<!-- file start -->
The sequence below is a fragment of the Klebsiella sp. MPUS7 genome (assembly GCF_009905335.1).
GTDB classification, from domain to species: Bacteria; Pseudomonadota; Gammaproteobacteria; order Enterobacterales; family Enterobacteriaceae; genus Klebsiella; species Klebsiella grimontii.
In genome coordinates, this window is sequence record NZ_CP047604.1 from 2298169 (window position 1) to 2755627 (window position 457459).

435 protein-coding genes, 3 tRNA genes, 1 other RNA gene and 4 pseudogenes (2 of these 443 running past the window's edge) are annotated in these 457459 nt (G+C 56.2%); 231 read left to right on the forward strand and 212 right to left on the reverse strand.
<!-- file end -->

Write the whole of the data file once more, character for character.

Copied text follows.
The sequence below is a fragment of the Klebsiella sp. MPUS7 genome (assembly GCF_009905335.1).
GTDB classification, from domain to species: Bacteria; Pseudomonadota; Gammaproteobacteria; order Enterobacterales; family Enterobacteriaceae; genus Klebsiella; species Klebsiella grimontii.
In genome coordinates, this window is sequence record NZ_CP047604.1 from 2298169 (window position 1) to 2755627 (window position 457459).

435 protein-coding genes, 3 tRNA genes, 1 other RNA gene and 4 pseudogenes (2 of these 443 running past the window's edge) are annotated in these 457459 nt (G+C 56.2%); 231 read left to right on the forward strand and 212 right to left on the reverse strand.